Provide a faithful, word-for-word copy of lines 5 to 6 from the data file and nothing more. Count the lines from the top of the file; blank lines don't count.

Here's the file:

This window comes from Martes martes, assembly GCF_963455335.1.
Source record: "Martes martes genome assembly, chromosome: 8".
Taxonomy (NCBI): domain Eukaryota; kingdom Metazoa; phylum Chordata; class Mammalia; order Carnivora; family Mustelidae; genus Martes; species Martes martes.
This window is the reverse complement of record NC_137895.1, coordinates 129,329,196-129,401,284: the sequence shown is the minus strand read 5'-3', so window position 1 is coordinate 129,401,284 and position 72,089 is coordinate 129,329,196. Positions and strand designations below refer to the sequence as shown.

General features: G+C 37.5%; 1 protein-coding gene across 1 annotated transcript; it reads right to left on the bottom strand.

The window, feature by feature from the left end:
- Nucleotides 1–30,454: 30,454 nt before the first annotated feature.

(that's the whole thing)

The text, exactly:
General features: G+C 37.5%; 1 protein-coding gene across 1 annotated transcript; it reads right to left on the bottom strand.

The window, feature by feature from the left end: